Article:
An analysis of Newt’s bold–or stupid–plan to establish a Moon base by 2020. It’s possible–but unlikely.
In 1961, President John F. Kennedy challenged the nation to put a man on the Moon by the end of the decade.
In 2012, taking direct inspiration from Kennedy’s bold move, presidential candidate Newt Gingrich promised to establish a base on the Moon by 2020.
In 1961, we knew nothing whatsoever about space flight, less about landing on the Moon. Our total spaceflight experience consisted of little more than a human cannonball stunt; Alan Shepard, sealed inside a tiny one-man pod, had been blasted into the sky only to fall back into the ocean. Reaching an altitude of 62 miles, the 15-minute flight barely qualifies as a space flight. And yet eight years later Neil Armstrong and Buzz Aldrin walked on the Moon.
So is Gingrich’s plan feasible? Or is it a flight of fantasy from a hopeful politician appeasing to the space base in Florida? Can we establish a base on the Moon in eight years?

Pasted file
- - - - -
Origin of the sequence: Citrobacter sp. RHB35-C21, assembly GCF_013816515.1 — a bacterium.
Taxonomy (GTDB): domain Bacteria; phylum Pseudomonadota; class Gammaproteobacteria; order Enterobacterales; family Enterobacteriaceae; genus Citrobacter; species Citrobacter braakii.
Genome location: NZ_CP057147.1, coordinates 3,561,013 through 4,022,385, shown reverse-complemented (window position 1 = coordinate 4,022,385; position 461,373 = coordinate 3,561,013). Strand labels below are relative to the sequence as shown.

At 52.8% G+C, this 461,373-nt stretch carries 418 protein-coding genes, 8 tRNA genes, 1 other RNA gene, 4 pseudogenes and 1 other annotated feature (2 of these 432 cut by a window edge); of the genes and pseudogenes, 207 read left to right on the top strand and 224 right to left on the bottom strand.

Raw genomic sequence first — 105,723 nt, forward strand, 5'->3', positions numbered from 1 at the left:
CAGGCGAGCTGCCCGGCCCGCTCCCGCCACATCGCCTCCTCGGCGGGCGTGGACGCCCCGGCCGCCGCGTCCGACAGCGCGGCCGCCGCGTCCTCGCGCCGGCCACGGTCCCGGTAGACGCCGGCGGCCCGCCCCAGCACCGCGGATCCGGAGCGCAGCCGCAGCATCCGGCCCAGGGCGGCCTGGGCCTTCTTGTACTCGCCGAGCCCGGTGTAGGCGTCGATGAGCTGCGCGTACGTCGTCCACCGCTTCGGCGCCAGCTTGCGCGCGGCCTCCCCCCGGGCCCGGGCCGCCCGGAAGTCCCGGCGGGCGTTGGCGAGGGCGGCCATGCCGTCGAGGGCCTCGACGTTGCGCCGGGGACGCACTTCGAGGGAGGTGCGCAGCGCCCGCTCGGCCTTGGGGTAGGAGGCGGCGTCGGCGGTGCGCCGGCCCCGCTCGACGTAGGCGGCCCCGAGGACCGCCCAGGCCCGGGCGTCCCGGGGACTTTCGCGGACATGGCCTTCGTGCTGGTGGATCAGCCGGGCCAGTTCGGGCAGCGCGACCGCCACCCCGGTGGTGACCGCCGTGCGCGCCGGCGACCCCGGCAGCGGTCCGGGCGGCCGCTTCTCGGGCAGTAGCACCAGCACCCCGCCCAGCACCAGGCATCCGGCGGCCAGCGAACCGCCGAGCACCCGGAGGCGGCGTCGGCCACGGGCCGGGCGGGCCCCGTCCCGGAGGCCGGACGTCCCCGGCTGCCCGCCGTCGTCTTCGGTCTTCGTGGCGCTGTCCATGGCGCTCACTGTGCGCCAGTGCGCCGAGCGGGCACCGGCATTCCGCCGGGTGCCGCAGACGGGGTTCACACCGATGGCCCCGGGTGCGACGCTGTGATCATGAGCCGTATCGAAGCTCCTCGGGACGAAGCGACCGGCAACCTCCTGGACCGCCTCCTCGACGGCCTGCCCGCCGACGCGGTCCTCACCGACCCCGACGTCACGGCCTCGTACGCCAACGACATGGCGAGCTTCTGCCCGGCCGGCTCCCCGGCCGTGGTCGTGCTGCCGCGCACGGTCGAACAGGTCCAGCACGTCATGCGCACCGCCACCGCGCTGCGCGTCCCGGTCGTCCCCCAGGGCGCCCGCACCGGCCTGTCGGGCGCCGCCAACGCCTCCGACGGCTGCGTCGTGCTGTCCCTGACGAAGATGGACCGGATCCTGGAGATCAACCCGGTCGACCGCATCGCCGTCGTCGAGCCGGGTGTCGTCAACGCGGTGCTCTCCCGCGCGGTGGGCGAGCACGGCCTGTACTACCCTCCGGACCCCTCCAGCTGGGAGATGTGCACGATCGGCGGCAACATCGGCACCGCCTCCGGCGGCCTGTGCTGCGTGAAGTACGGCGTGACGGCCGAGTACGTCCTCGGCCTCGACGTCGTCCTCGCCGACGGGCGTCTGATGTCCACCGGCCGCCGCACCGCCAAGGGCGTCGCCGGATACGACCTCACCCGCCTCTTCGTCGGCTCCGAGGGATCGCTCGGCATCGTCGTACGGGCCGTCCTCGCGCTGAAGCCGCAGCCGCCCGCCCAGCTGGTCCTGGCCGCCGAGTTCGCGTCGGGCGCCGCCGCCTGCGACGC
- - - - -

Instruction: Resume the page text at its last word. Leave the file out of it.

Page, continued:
It’s tempting to say that if we could expand our space ability from a 15-minute suborbital flight in 1961 to a landing on the Moon in 1969, then surely a country that built the Space Shuttle and assembled the International Space Station can establish a base on the Moon in eight years. We have the experience, we have the hardware, we have the drive, we have the skill . . .
It’s also tempting to say it’s totally impossible. The Apollo program was one of the most expensive government programs in history, rivaling only the Manhattan Project, and was done during a time of fierce international need and overwhelming public support. No one has been to the Moon since 1972. The skills to do so have eroded to the point of nonexistence, and the technology stagnated multitudinous generations behind what we use today. With Obama’s cancellation of the Constellation program, we’ll be lucky to be flying our own astronauts to the International Space Station by 2020, let alone setting up a base on the Moon.
So what would be involved in actually fulfilling Gingrich’s pledge?
The world of 2012 is very different from the world of 1961. I need not mention the current recession or the Republican clamor to cut government spending. Since the government will always spend, and since NASA receives less than 1% of the federal budget, price is not really a factor by itself. The more important factors are social and technological.
In 1961 the world was still spooked by Sputnik. The Soviet Union was an alien monster threatening to eat the world. Space was the new battleground. We had to reach the Moon before the bad guys did.